All footage copyright Melodie Yvonne Ramey and/or the performing artists. No usage is permitted beyond non-profit online sharing without written permission from Melodie Yvonne Ramey and/or the performing artist. Photos are not for commercial sale. It is ILLEGAL to sell concert photographs without the permission of the artist. It is ILLEGAL to use these photos for anything at all without permission from the photographer. Please send any and all inquiries of usage requests to Non-profit online sharing of images is permitted only when following these specific guidelines… images are NOT to be altered in any way. This includes, but is not limited to cropping, adding filters, removing color from, any other changes, and/or removing the watermark. Also absolutely no making money off of, and/or taking credit for my images as it is illegal, and makes me long for death.

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Melodie Yvonne

Melodie Yvonne Ramey, owner, editor, & contributor at Photographic Melodie, grew up in the small southern Indiana town of North Vernon. She picked up her first camera at the young age of 5, and was immediately hooked. Every trip, even just to the local park, was turned into a fantasy scene of her own imagination that would later be turned into epic tales in word and photos.

Melodie spent her teen years learning from and mentoring under professionals such as Richard Young, John Sheckler, and The Grand Conundrum. She received an Associates of Applied Science in Visual Technologies majoring in Photography from Ivy Tech in 2002 after studying under acclaimed professors such as Hoosier photographer Darryl Jones, Jonathan Wilson, and many other masters in the field.

Melodie’s main focus has always been music photography. Growing up with photography and listening to amazing musicians inspired her dream to create visual images that made people feel the way they do when they hear the music. She wanted to help people SEE the music by capturing every magical moment of concerts that she could only dream about as she gazed into music magazines like Rolling Stone and Spin.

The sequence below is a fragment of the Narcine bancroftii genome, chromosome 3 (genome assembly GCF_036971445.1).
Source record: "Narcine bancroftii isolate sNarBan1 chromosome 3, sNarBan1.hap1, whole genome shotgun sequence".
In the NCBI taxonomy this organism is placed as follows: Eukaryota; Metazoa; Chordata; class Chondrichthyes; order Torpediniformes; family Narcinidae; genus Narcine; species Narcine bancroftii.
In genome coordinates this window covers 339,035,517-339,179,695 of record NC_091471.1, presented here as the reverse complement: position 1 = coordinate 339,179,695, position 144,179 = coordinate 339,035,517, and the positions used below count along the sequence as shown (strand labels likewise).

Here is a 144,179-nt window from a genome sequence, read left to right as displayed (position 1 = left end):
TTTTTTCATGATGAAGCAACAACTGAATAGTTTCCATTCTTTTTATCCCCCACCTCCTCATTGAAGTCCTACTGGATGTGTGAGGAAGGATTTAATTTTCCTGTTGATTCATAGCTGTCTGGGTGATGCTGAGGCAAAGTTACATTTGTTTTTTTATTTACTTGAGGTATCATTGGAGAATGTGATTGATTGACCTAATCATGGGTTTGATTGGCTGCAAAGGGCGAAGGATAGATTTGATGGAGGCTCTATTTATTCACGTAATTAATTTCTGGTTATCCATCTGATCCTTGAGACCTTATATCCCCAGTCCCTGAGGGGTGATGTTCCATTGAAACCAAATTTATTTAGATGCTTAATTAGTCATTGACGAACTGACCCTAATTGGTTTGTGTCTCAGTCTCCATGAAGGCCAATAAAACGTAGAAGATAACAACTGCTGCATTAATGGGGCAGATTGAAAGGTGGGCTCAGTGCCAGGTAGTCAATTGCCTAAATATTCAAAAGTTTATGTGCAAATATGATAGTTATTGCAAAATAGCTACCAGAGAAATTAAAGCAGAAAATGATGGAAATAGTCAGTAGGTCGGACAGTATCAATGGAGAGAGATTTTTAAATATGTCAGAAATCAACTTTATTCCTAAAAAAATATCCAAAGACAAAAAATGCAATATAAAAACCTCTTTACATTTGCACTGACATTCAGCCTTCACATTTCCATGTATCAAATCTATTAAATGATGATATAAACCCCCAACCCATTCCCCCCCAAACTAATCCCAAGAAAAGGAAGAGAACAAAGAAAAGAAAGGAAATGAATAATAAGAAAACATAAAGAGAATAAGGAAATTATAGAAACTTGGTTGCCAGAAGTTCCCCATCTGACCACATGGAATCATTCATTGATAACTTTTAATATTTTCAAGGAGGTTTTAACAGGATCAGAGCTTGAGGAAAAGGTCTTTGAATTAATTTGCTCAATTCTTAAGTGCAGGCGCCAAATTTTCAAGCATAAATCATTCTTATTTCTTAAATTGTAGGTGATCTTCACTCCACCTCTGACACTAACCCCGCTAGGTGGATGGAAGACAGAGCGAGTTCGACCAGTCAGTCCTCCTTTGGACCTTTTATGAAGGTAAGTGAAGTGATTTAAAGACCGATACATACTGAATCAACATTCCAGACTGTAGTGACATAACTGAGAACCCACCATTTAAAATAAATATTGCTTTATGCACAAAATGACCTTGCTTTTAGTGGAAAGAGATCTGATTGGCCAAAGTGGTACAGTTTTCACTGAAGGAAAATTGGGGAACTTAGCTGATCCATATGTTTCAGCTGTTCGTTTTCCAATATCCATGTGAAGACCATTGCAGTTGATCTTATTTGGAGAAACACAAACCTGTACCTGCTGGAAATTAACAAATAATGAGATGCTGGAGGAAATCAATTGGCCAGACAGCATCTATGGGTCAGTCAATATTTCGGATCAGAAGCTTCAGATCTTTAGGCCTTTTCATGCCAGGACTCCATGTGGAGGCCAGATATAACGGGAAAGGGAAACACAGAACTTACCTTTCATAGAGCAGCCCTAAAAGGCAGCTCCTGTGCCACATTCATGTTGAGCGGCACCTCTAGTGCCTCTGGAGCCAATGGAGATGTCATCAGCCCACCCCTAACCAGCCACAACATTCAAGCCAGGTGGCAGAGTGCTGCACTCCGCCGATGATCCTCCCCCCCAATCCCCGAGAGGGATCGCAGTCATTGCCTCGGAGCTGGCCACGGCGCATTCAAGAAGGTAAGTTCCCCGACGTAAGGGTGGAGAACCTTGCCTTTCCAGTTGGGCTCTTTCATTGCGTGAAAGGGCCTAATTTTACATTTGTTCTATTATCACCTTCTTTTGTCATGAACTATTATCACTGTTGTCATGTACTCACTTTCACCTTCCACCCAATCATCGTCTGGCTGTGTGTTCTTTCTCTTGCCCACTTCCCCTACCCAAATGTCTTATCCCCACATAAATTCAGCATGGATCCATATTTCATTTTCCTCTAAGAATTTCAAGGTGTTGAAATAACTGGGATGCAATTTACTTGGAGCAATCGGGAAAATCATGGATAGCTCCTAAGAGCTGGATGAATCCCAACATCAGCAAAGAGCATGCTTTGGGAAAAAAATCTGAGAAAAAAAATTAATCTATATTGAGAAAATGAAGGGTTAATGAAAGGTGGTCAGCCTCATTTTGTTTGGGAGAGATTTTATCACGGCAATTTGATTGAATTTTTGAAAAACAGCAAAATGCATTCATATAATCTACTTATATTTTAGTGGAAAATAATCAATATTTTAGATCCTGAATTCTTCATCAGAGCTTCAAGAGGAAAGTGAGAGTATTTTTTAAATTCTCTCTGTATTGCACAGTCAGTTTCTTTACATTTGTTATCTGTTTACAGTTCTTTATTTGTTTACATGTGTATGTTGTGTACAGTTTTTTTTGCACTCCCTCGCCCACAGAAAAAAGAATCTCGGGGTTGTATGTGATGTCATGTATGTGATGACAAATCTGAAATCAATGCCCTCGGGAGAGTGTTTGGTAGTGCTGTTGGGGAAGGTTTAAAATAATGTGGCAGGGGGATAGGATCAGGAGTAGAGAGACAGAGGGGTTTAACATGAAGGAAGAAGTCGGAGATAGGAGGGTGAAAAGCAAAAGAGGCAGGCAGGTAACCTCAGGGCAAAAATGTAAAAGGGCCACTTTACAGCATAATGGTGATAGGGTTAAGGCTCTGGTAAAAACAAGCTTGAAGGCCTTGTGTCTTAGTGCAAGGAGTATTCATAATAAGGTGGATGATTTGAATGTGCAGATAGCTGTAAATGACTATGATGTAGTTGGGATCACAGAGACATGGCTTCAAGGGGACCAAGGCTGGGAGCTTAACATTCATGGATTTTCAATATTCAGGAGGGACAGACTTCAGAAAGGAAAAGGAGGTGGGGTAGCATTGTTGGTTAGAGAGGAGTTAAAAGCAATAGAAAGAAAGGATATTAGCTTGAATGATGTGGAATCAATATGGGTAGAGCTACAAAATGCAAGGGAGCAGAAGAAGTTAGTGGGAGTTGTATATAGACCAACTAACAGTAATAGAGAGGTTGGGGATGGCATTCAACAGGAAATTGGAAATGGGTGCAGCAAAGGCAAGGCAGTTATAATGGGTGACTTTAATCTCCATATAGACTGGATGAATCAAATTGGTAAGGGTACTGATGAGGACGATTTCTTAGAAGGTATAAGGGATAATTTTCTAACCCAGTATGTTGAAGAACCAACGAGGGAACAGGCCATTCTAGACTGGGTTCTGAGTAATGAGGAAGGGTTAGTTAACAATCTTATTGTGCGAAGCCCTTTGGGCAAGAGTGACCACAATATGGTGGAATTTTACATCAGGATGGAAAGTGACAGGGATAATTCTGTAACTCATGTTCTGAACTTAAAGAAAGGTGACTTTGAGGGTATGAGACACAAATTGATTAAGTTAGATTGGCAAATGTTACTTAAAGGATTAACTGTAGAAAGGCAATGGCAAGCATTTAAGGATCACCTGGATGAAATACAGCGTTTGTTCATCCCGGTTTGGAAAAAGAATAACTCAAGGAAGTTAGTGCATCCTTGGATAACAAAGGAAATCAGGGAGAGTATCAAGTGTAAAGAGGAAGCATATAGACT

Melodie has done numerous jobs around the country ranging from working for bands to even being the official photographer on many southern Indiana Poker Runs. Her specialties are in nature, music, and candid event photography, as well as one of a kind photographic creations. Melodie published her first print book Photographic Memories: In the Beginning, a collection of poetry, in 2011, and has since published 2 more print works, Photographic Memories: Meet me in the Middle and Hoosier Heavens, her first photo book. Melodie currently acts as publisher, editor & lead contributor at Photographic Melodie and does freelance work with many other media outlets, venues, and artists.

Melodie says, “I started out with a Tweety bird camera and a dream and I never let go. I will always love photography and the vessel it has given me to share the images of my heart and mind with the world. I have found that every single person on this earth visualizes the world in very different ways. Some people are optimists, some are pessimists. Some people are daydreamers, and others keep their feet firmly planted on the ground. Photography allows me to show some of these different visualizations. It allows the rationalist to see that it’s okay to dream, it can show the monsters hidden in the dark, and it can show even the saddest of people that there is still joy in the world.”